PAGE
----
@MorganJ7: “What do we want?!” “TIME TRAVEL!” “When do we want it?!” “IRRELEVANT!”
If you like that joke then you’re probably a fan of science fiction, and one of the all-time classics of the genre is H.G. Wells’ The Time Machine. While there are 19 productions of the story available on Audible, perhaps the best value is H.G. Wells Collected Science Fiction: The Time Machine & Stories of the Unusual, which is the only one to offer an entire collection of H.G. Wells’ work.
This version carries an average reviewer rating of 3.9/5 stars across 86 ratings, and has been particularly singled out by reviewers for the high quality work of its narrator, Ralph Cosham. On Audible.com, reviewer Jefferson says:
It’s hard to beat listening to H. G. Wells’ classic and influential novella The Time Machine plus several of his better-known interesting short stories, all ably read by the dependable Ralph Cosham. The Time Machine is a fascinating and strangely affecting work, so imaginative and stimulating in its critique of the division between the working classes and elite ruling classes. Beyond this, the dizzying time scale and the vision of the far-future earth near the death of the sun impress one like a vivid, beautiful, and terrible nightmare.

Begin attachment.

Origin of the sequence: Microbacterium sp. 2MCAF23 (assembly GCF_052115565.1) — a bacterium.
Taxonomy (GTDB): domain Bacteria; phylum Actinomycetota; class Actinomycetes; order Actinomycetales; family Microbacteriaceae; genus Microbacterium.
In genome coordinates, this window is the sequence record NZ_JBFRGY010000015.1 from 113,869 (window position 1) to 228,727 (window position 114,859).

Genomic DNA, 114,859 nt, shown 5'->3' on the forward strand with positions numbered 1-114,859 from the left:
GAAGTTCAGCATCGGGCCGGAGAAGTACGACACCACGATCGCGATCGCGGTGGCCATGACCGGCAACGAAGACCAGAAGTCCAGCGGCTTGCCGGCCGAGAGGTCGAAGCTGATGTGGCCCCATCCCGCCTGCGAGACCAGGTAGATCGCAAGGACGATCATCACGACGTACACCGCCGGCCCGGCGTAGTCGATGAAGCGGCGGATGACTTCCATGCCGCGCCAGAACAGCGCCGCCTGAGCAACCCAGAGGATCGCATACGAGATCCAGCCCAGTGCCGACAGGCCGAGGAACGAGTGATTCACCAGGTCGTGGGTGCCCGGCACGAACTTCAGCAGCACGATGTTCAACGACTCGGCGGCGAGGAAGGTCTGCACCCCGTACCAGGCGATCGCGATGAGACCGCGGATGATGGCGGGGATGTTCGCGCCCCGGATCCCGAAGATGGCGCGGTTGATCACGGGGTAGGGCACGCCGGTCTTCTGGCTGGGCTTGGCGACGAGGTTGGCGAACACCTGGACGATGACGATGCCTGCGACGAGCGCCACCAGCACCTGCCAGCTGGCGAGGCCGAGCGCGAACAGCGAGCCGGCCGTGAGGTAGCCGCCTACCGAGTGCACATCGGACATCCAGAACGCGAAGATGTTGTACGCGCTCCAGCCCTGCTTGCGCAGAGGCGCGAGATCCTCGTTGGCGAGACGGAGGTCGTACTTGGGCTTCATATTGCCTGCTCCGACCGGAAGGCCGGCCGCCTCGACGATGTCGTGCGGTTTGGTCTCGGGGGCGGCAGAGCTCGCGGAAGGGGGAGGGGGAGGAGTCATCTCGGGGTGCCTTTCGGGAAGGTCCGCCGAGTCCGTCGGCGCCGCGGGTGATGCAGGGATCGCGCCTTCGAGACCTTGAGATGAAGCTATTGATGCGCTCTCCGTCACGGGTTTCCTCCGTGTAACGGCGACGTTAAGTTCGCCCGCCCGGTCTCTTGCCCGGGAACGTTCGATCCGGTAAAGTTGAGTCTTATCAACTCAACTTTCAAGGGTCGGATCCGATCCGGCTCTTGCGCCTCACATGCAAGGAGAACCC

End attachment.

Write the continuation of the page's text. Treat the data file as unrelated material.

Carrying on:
The other stories included are as follows:
“The Country of the Blind” (a man with eyes thinks to be king in a village of the blind)
“The Diamond Maker” (the drawbacks of discovering how to make diamonds)
“The Man Who Worked Miracles” (an unimaginative man wills himself to make miracles)
“Aepyornis Island” (an avian Man Friday runs amok)
“The Strange Orchid” (an orchid enthusiast finds a creepy specimen)
“The Cone” (a poetic philanderer and a man of steel collide)
“The Purple Pileus” (an exotic mushroom revolutionizes fraught domestic affairs)
“The Case of Pyecraft” (an Indian folk remedy to lose weight is too efficacious)
“The Door in the Wall” (a successful politician seeks to walk again through an enchanted door)
Some of the stories are inventive, some poignant, and some are even humorous. If you’ve yet to familiarize yourself with Wells’ canon in book form, this is an excellent starting point. It’s also a great way to get teens who are into sci fi but reluctant to read hooked on some quality literature.